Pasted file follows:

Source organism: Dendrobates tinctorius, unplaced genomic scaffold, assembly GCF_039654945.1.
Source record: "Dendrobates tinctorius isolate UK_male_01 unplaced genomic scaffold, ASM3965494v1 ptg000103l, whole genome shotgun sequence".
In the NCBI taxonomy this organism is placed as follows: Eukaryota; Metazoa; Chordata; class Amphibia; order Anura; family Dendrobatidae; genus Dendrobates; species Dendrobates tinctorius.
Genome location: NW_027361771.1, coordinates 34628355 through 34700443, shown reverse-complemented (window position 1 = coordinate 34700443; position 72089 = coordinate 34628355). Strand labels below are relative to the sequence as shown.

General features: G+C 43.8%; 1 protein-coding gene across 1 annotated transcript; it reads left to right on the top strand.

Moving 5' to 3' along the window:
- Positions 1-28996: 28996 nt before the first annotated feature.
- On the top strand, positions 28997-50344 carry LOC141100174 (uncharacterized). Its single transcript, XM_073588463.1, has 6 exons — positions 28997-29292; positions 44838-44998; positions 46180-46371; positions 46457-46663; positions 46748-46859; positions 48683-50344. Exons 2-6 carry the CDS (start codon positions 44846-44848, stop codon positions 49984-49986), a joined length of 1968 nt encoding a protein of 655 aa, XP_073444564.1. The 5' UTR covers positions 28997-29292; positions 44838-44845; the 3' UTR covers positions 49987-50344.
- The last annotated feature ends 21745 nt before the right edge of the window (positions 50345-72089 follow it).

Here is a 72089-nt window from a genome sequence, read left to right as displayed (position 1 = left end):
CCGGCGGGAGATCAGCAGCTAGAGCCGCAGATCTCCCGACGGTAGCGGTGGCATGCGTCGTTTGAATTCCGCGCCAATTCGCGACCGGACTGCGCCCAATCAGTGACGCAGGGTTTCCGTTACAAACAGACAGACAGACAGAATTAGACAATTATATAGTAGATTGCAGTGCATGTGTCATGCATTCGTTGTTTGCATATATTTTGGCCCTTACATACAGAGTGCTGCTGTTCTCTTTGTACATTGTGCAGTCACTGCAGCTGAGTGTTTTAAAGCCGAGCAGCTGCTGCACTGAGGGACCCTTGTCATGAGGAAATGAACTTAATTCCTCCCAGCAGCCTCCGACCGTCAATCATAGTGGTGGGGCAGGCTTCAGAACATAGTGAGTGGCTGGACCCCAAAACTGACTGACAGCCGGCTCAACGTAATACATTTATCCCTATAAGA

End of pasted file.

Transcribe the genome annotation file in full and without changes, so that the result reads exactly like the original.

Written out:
Source organism: Dendrobates tinctorius, unplaced genomic scaffold, assembly GCF_039654945.1.
Source record: "Dendrobates tinctorius isolate UK_male_01 unplaced genomic scaffold, ASM3965494v1 ptg000103l, whole genome shotgun sequence".
In the NCBI taxonomy this organism is placed as follows: Eukaryota; Metazoa; Chordata; class Amphibia; order Anura; family Dendrobatidae; genus Dendrobates; species Dendrobates tinctorius.
Genome location: NW_027361771.1, coordinates 34628355 through 34700443, shown reverse-complemented (window position 1 = coordinate 34700443; position 72089 = coordinate 34628355). Strand labels below are relative to the sequence as shown.

General features: G+C 43.8%; 1 protein-coding gene across 1 annotated transcript; it reads left to right on the top strand.

Moving 5' to 3' along the window:
- Positions 1-28996: 28996 nt before the first annotated feature.
- On the top strand, positions 28997-50344 carry LOC141100174 (uncharacterized). Its single transcript, XM_073588463.1, has 6 exons — positions 28997-29292; positions 44838-44998; positions 46180-46371; positions 46457-46663; positions 46748-46859; positions 48683-50344. Exons 2-6 carry the CDS (start codon positions 44846-44848, stop codon positions 49984-49986), a joined length of 1968 nt encoding a protein of 655 aa, XP_073444564.1. The 5' UTR covers positions 28997-29292; positions 44838-44845; the 3' UTR covers positions 49987-50344.
- The last annotated feature ends 21745 nt before the right edge of the window (positions 50345-72089 follow it).

Here is a 72089-nt window from a genome sequence, read left to right as displayed (position 1 = left end):
CCGGCGGGAGATCAGCAGCTAGAGCCGCAGATCTCCCGACGGTAGCGGTGGCATGCGTCGTTTGAATTCCGCGCCAATTCGCGACCGGACTGCGCCCAATCAGTGACGCAGGGTTTCCGTTACAAACAGACAGACAGACAGAATTAGACAATTATATAGTAGATTGCAGTGCATGTGTCATGCATTCGTTGTTTGCATATATTTTGGCCCTTACATACAGAGTGCTGCTGTTCTCTTTGTACATTGTGCAGTCACTGCAGCTGAGTGTTTTAAAGCCGAGCAGCTGCTGCACTGAGGGACCCTTGTCATGAGGAAATGAACTTAATTCCTCCCAGCAGCCTCCGACCGTCAATCATAGTGGTGGGGCAGGCTTCAGAACATAGTGAGTGGCTGGACCCCAAAACTGACTGACAGCCGGCTCAACGTAATACATTTATCCCTATAAGA